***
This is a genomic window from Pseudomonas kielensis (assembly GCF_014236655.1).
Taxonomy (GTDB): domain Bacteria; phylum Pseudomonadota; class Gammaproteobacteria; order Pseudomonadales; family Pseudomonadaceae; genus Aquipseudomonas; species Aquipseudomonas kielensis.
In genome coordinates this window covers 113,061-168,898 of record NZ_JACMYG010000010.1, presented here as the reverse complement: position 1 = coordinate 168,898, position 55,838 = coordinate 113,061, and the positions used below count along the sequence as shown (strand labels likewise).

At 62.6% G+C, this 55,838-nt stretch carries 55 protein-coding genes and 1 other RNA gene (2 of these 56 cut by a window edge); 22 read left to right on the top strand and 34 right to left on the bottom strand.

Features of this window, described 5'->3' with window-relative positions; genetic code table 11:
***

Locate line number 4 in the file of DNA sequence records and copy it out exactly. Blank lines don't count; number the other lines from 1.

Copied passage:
At 62.6% G+C, this 55,838-nt stretch carries 55 protein-coding genes and 1 other RNA gene (2 of these 56 cut by a window edge); 22 read left to right on the top strand and 34 right to left on the bottom strand.